Cardio or strength training?
Both types of exercise deliver a variety of health benefits for men and women.
But if your time is limited and you are trying to lose weight, aerobic exercise may be your best bet, says Kim DeLaFuente, ACSM-PD, an exercise physiologist with Spectrum Health Healthier Communities.
Aerobic exercise, such as walking, running or using a treadmill, is more effective for weight loss and body fat loss than resistance or strength training, according to a Duke University study published in the Journal of Applied Physiology.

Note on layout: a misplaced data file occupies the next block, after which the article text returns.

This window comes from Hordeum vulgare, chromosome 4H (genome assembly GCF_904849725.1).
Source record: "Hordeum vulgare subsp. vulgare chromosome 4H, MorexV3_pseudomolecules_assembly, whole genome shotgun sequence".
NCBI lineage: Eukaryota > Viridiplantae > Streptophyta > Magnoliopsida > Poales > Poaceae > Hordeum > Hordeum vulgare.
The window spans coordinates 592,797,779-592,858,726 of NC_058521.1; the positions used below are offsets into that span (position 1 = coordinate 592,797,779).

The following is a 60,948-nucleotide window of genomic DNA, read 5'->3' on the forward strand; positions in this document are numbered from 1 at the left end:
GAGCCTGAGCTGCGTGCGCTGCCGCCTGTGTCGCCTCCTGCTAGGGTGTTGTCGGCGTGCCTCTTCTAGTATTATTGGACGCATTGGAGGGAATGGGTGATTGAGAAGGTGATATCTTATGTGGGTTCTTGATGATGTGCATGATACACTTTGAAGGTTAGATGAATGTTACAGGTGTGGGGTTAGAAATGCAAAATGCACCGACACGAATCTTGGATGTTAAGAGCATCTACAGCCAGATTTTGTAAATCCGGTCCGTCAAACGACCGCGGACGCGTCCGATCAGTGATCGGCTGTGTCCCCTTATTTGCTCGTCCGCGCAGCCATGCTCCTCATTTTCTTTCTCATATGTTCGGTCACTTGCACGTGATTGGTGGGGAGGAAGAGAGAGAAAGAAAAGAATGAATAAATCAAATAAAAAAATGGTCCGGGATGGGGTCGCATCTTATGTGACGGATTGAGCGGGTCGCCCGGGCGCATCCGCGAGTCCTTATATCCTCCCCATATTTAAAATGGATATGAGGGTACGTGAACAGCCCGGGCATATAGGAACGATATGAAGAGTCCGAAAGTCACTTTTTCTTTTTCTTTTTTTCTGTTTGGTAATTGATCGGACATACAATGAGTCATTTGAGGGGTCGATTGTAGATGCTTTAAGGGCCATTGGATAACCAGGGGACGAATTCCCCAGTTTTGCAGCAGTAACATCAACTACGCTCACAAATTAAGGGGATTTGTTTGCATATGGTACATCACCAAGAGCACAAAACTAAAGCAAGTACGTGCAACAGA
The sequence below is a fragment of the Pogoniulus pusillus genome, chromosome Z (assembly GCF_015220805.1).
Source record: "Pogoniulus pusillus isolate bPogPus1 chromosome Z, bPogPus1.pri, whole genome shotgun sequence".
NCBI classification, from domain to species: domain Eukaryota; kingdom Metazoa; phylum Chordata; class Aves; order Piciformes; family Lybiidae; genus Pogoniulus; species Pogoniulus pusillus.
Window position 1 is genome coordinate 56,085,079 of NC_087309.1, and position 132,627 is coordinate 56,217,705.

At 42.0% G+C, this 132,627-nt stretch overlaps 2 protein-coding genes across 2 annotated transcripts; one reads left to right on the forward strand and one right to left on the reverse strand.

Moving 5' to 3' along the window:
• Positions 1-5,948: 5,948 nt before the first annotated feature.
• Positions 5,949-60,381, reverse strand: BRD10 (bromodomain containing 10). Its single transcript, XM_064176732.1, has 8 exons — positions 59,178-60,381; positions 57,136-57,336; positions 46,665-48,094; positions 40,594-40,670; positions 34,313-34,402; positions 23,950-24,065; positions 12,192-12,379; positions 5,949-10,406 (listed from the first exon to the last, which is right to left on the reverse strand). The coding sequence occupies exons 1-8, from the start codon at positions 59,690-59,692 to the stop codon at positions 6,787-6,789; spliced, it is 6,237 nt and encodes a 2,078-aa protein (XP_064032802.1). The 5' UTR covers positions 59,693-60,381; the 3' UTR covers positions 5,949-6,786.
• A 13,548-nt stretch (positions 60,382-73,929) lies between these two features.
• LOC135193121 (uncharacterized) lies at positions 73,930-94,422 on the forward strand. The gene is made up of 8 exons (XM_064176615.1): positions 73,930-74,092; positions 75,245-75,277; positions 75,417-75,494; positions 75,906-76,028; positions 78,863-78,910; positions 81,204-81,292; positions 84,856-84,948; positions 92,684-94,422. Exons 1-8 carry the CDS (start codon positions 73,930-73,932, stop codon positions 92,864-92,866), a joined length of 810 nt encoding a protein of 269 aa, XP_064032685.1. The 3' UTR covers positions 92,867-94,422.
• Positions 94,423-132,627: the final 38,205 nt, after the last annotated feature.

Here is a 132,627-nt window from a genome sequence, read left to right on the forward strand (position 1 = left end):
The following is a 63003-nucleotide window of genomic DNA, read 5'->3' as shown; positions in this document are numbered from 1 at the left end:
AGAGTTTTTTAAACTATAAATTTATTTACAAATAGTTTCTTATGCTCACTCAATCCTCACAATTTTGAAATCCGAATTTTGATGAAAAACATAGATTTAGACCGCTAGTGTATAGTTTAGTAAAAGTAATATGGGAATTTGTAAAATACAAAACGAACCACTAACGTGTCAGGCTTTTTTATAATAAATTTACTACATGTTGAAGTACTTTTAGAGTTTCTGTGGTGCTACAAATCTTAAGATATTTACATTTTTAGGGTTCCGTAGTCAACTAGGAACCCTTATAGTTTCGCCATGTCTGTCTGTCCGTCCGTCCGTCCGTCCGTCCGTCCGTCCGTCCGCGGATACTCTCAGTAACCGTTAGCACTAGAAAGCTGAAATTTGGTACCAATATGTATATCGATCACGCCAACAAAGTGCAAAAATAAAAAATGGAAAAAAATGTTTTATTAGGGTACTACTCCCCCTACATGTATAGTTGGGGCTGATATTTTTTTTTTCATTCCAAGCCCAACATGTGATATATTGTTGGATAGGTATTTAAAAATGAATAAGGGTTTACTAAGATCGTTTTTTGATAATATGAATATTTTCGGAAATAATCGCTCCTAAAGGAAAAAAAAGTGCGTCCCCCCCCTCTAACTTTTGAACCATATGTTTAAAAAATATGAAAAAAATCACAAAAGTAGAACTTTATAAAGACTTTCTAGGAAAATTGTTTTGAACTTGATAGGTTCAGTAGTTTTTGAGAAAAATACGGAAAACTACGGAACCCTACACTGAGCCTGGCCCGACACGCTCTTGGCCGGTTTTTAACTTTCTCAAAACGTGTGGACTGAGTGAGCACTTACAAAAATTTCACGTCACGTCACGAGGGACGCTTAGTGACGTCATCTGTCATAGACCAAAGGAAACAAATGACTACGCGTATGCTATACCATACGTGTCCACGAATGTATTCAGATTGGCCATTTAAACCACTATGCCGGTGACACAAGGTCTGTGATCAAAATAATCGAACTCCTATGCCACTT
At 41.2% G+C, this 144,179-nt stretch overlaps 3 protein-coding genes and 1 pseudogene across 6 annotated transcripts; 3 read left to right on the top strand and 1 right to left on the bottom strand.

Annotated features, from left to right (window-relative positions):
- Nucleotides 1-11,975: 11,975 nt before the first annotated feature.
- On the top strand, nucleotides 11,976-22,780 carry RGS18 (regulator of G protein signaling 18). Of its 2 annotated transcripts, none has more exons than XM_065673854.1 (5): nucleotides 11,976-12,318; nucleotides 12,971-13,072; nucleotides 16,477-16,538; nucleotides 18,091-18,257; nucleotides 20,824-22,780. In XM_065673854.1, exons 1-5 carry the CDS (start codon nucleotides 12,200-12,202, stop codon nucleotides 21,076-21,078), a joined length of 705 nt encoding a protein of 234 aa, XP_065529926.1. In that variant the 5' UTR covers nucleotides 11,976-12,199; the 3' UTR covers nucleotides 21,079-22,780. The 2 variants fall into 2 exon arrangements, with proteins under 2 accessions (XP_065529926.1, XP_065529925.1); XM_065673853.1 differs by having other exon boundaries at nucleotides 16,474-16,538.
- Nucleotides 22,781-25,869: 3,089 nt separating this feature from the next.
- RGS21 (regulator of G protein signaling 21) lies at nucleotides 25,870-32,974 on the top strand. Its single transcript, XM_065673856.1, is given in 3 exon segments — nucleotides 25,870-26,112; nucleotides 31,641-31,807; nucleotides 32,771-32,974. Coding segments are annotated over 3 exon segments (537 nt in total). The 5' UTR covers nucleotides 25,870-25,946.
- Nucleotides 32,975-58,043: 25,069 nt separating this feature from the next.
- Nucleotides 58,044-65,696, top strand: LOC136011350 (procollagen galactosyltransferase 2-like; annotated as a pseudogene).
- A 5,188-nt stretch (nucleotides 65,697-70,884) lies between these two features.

Strength workouts, such as bands, free weights and weight machines, are also certainly good for you because you’ll build muscle. But in the Duke study, participants in the resistance-training-only group did not lose body fat.
And those who combined aerobic and strength exercises had similar results to the aerobic exercise group, but with an increased time commitment.
But that doesn’t mean you should forego the weights, DeLaFuente said.
Strength training helps you maintain bone strength, especially important for women as they get older, and increased muscle tone gives your body better definition.
“It’s what makes you look good as the pounds fall off,” she says. “It also helps your body burn calories more efficiently.”